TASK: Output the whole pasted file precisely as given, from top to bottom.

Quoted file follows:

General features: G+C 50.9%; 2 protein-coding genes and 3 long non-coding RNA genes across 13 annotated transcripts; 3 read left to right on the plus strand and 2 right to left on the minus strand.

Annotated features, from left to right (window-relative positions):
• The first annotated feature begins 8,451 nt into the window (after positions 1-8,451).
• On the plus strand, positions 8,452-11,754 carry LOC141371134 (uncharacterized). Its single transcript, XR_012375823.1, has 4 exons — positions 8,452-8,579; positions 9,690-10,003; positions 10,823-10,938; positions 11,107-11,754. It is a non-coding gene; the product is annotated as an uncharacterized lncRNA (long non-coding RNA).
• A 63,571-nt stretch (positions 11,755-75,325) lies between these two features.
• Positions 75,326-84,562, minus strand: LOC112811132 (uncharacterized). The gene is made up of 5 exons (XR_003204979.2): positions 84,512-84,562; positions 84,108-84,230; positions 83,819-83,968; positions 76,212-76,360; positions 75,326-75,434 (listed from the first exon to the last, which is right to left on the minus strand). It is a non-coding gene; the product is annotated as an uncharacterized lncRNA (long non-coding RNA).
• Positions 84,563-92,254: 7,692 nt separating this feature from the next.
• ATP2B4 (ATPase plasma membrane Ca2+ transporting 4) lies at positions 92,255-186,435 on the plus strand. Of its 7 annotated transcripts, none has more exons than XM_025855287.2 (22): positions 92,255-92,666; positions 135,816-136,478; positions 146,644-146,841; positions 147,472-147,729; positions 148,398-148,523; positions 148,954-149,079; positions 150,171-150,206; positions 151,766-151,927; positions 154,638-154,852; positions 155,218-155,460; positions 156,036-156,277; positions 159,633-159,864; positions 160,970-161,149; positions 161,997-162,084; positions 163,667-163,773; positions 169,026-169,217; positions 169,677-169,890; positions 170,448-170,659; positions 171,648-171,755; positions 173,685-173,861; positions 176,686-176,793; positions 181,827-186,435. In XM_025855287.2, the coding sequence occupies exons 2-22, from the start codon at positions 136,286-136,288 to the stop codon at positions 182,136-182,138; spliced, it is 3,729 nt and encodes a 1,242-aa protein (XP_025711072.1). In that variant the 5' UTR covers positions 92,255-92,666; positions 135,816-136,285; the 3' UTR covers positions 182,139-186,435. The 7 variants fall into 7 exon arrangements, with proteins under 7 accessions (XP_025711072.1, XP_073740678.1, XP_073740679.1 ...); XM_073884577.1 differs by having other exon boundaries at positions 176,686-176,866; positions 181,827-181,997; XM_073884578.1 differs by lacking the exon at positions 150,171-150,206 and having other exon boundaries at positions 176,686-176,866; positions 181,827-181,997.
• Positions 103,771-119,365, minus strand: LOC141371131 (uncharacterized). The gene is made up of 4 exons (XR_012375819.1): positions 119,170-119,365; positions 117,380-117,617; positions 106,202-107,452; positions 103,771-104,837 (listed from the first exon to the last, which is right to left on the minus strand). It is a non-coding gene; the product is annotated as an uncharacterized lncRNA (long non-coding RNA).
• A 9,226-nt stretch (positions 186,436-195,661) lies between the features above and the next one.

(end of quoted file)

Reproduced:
General features: G+C 50.9%; 2 protein-coding genes and 3 long non-coding RNA genes across 13 annotated transcripts; 3 read left to right on the plus strand and 2 right to left on the minus strand.

Annotated features, from left to right (window-relative positions):
• The first annotated feature begins 8,451 nt into the window (after positions 1-8,451).
• On the plus strand, positions 8,452-11,754 carry LOC141371134 (uncharacterized). Its single transcript, XR_012375823.1, has 4 exons — positions 8,452-8,579; positions 9,690-10,003; positions 10,823-10,938; positions 11,107-11,754. It is a non-coding gene; the product is annotated as an uncharacterized lncRNA (long non-coding RNA).
• A 63,571-nt stretch (positions 11,755-75,325) lies between these two features.
• Positions 75,326-84,562, minus strand: LOC112811132 (uncharacterized). The gene is made up of 5 exons (XR_003204979.2): positions 84,512-84,562; positions 84,108-84,230; positions 83,819-83,968; positions 76,212-76,360; positions 75,326-75,434 (listed from the first exon to the last, which is right to left on the minus strand). It is a non-coding gene; the product is annotated as an uncharacterized lncRNA (long non-coding RNA).
• Positions 84,563-92,254: 7,692 nt separating this feature from the next.
• ATP2B4 (ATPase plasma membrane Ca2+ transporting 4) lies at positions 92,255-186,435 on the plus strand. Of its 7 annotated transcripts, none has more exons than XM_025855287.2 (22): positions 92,255-92,666; positions 135,816-136,478; positions 146,644-146,841; positions 147,472-147,729; positions 148,398-148,523; positions 148,954-149,079; positions 150,171-150,206; positions 151,766-151,927; positions 154,638-154,852; positions 155,218-155,460; positions 156,036-156,277; positions 159,633-159,864; positions 160,970-161,149; positions 161,997-162,084; positions 163,667-163,773; positions 169,026-169,217; positions 169,677-169,890; positions 170,448-170,659; positions 171,648-171,755; positions 173,685-173,861; positions 176,686-176,793; positions 181,827-186,435. In XM_025855287.2, the coding sequence occupies exons 2-22, from the start codon at positions 136,286-136,288 to the stop codon at positions 182,136-182,138; spliced, it is 3,729 nt and encodes a 1,242-aa protein (XP_025711072.1). In that variant the 5' UTR covers positions 92,255-92,666; positions 135,816-136,285; the 3' UTR covers positions 182,139-186,435. The 7 variants fall into 7 exon arrangements, with proteins under 7 accessions (XP_025711072.1, XP_073740678.1, XP_073740679.1 ...); XM_073884577.1 differs by having other exon boundaries at positions 176,686-176,866; positions 181,827-181,997; XM_073884578.1 differs by lacking the exon at positions 150,171-150,206 and having other exon boundaries at positions 176,686-176,866; positions 181,827-181,997.
• Positions 103,771-119,365, minus strand: LOC141371131 (uncharacterized). The gene is made up of 4 exons (XR_012375819.1): positions 119,170-119,365; positions 117,380-117,617; positions 106,202-107,452; positions 103,771-104,837 (listed from the first exon to the last, which is right to left on the minus strand). It is a non-coding gene; the product is annotated as an uncharacterized lncRNA (long non-coding RNA).
• A 9,226-nt stretch (positions 186,436-195,661) lies between the features above and the next one.